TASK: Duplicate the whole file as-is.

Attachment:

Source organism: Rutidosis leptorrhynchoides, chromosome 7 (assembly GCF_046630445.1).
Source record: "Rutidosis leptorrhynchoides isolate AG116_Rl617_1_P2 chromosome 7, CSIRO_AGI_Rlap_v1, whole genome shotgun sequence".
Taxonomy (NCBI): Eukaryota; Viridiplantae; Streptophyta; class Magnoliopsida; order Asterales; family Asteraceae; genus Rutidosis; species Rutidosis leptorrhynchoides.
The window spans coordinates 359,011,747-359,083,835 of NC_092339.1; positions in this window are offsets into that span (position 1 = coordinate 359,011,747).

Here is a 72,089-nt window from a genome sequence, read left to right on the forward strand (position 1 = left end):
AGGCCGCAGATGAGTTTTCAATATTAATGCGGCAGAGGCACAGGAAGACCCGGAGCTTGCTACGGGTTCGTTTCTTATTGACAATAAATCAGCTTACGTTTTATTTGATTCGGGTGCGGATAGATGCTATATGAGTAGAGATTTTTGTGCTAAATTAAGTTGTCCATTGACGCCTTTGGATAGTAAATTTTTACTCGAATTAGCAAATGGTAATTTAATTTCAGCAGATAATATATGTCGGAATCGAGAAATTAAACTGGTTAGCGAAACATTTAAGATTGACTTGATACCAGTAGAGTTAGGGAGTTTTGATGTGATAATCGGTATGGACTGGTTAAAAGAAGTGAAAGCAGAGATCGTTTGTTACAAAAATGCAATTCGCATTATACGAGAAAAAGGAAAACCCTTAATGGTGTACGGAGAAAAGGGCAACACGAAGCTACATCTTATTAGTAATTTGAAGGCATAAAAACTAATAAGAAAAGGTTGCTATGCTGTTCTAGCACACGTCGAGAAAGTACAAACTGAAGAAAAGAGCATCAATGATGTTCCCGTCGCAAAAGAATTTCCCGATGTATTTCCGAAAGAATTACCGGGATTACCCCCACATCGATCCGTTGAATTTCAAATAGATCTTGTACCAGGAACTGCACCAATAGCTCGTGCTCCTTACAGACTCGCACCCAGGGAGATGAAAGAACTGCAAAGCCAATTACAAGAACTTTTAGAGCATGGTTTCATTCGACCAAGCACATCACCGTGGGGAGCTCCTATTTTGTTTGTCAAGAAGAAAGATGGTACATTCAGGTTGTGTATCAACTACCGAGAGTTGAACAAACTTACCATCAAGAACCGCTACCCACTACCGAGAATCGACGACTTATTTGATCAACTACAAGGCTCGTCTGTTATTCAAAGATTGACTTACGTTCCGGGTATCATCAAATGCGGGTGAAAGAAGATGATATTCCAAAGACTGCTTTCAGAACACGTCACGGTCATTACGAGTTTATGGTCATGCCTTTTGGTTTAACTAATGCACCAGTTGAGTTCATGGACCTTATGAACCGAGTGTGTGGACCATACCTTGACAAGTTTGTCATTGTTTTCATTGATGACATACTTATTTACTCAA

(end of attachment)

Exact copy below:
Source organism: Rutidosis leptorrhynchoides, chromosome 7 (assembly GCF_046630445.1).
Source record: "Rutidosis leptorrhynchoides isolate AG116_Rl617_1_P2 chromosome 7, CSIRO_AGI_Rlap_v1, whole genome shotgun sequence".
Taxonomy (NCBI): Eukaryota; Viridiplantae; Streptophyta; class Magnoliopsida; order Asterales; family Asteraceae; genus Rutidosis; species Rutidosis leptorrhynchoides.
The window spans coordinates 359,011,747-359,083,835 of NC_092339.1; positions in this window are offsets into that span (position 1 = coordinate 359,011,747).

Here is a 72,089-nt window from a genome sequence, read left to right on the forward strand (position 1 = left end):
AGGCCGCAGATGAGTTTTCAATATTAATGCGGCAGAGGCACAGGAAGACCCGGAGCTTGCTACGGGTTCGTTTCTTATTGACAATAAATCAGCTTACGTTTTATTTGATTCGGGTGCGGATAGATGCTATATGAGTAGAGATTTTTGTGCTAAATTAAGTTGTCCATTGACGCCTTTGGATAGTAAATTTTTACTCGAATTAGCAAATGGTAATTTAATTTCAGCAGATAATATATGTCGGAATCGAGAAATTAAACTGGTTAGCGAAACATTTAAGATTGACTTGATACCAGTAGAGTTAGGGAGTTTTGATGTGATAATCGGTATGGACTGGTTAAAAGAAGTGAAAGCAGAGATCGTTTGTTACAAAAATGCAATTCGCATTATACGAGAAAAAGGAAAACCCTTAATGGTGTACGGAGAAAAGGGCAACACGAAGCTACATCTTATTAGTAATTTGAAGGCATAAAAACTAATAAGAAAAGGTTGCTATGCTGTTCTAGCACACGTCGAGAAAGTACAAACTGAAGAAAAGAGCATCAATGATGTTCCCGTCGCAAAAGAATTTCCCGATGTATTTCCGAAAGAATTACCGGGATTACCCCCACATCGATCCGTTGAATTTCAAATAGATCTTGTACCAGGAACTGCACCAATAGCTCGTGCTCCTTACAGACTCGCACCCAGGGAGATGAAAGAACTGCAAAGCCAATTACAAGAACTTTTAGAGCATGGTTTCATTCGACCAAGCACATCACCGTGGGGAGCTCCTATTTTGTTTGTCAAGAAGAAAGATGGTACATTCAGGTTGTGTATCAACTACCGAGAGTTGAACAAACTTACCATCAAGAACCGCTACCCACTACCGAGAATCGACGACTTATTTGATCAACTACAAGGCTCGTCTGTTATTCAAAGATTGACTTACGTTCCGGGTATCATCAAATGCGGGTGAAAGAAGATGATATTCCAAAGACTGCTTTCAGAACACGTCACGGTCATTACGAGTTTATGGTCATGCCTTTTGGTTTAACTAATGCACCAGTTGAGTTCATGGACCTTATGAACCGAGTGTGTGGACCATACCTTGACAAGTTTGTCATTGTTTTCATTGATGACATACTTATTTACTCAA